Bid-Rigging undermines the contract bidding process at the expense of American taxpayers.
Some companies, in attempts to circumvent the competitive bidding process for federal contracts, make unlawful agreements between themselves to not compete for government contracts or to put a price limit on the bids they do make. Such bid-rigging schemes undermine the integrity of the contract bidding process and serve only to line the coffers of the companies involved in such collusion, at the expense of taxpayers.
Examples of bid-rigging include the following:
The U.S. Department of Justice in February 2012 settled a False Claims Act case with two gas companies for $500,000 over an alleged bid-rigging scheme involving mineral rights leases. The anti-trust lawsuit filed by the government resulted from a whistleblower lawsuit filed in 2009 by a former vice president for one of the companies.
Gas companies SG Interests and Gunnison Energy Corp. were charged with violating federal law by rigging auctions for Bureau of Land Management (BLM) gas leases. According to the whistleblower's allegations, the presidents of each company entered into an illegal contract stating that future lease acquisition would be funded on a 50-50 basis by the companies, and that the companies would jointly decide which acreage to bid on and the authorized bid price for a parcel.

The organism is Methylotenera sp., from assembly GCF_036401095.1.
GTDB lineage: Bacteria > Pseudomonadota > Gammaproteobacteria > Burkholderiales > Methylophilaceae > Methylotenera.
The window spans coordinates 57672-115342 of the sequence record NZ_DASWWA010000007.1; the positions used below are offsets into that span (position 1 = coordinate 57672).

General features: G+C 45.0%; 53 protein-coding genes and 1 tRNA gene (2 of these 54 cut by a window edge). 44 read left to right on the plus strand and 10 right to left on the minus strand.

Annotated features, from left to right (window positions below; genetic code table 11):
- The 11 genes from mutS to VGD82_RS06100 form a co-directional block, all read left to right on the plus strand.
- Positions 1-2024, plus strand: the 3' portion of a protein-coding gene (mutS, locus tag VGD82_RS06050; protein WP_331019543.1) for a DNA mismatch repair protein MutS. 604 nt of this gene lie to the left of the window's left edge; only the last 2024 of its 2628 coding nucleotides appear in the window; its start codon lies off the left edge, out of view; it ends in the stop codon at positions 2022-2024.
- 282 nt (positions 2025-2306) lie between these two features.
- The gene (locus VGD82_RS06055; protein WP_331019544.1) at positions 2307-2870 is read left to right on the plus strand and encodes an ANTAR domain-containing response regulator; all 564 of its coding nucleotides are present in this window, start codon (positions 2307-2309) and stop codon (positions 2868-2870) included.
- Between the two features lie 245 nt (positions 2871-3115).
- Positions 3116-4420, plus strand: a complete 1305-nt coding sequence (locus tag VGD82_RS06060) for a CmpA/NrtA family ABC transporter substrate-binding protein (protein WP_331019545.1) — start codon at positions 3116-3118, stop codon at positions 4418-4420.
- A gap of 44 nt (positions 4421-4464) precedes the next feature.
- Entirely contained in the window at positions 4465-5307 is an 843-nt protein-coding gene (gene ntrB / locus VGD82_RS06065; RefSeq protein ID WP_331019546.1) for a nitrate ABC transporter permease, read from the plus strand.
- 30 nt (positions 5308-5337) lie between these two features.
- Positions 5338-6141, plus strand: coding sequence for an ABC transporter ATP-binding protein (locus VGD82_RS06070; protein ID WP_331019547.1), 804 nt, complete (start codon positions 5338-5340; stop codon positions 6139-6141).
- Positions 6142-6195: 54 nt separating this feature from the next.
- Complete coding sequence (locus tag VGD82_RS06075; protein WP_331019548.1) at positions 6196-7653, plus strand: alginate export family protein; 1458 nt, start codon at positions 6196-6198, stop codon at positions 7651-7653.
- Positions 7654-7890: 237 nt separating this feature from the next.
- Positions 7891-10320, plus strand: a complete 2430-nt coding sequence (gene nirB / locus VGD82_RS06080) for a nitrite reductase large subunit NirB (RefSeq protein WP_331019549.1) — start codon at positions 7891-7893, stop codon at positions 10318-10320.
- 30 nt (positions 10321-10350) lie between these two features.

The suit further alleged that in 2005 and 2006, the companies agreed that only SG Interests would bid at certain BLM natural gas lease auctions and that the company would then assign an interest in acquired leases to Gunnison Energy. The illegal agreement resulted in the U.S. government receiving less revenue from the leases than it would have from a competitive bidding process.
According to the Department of Justice, the settlement is the first of its kind to challenge bid-rigging schemes for mineral rights leases. By coming forward, the brave whistleblower in this case helped to ensure that there is vigorous competition for federal oil and gas rights.
Government contract bid-rigging schemes are illegal. Whistleblowers help expose them.
Whistleblowers aware of such bid-rigging schemes perform an important public service by exposing the collusion through False Claims Act cases. Under the qui tam provisions of the statute, they are also entitled to a portion of an award or settlement obtained by the government as a result of their role in bringing such schemes to light.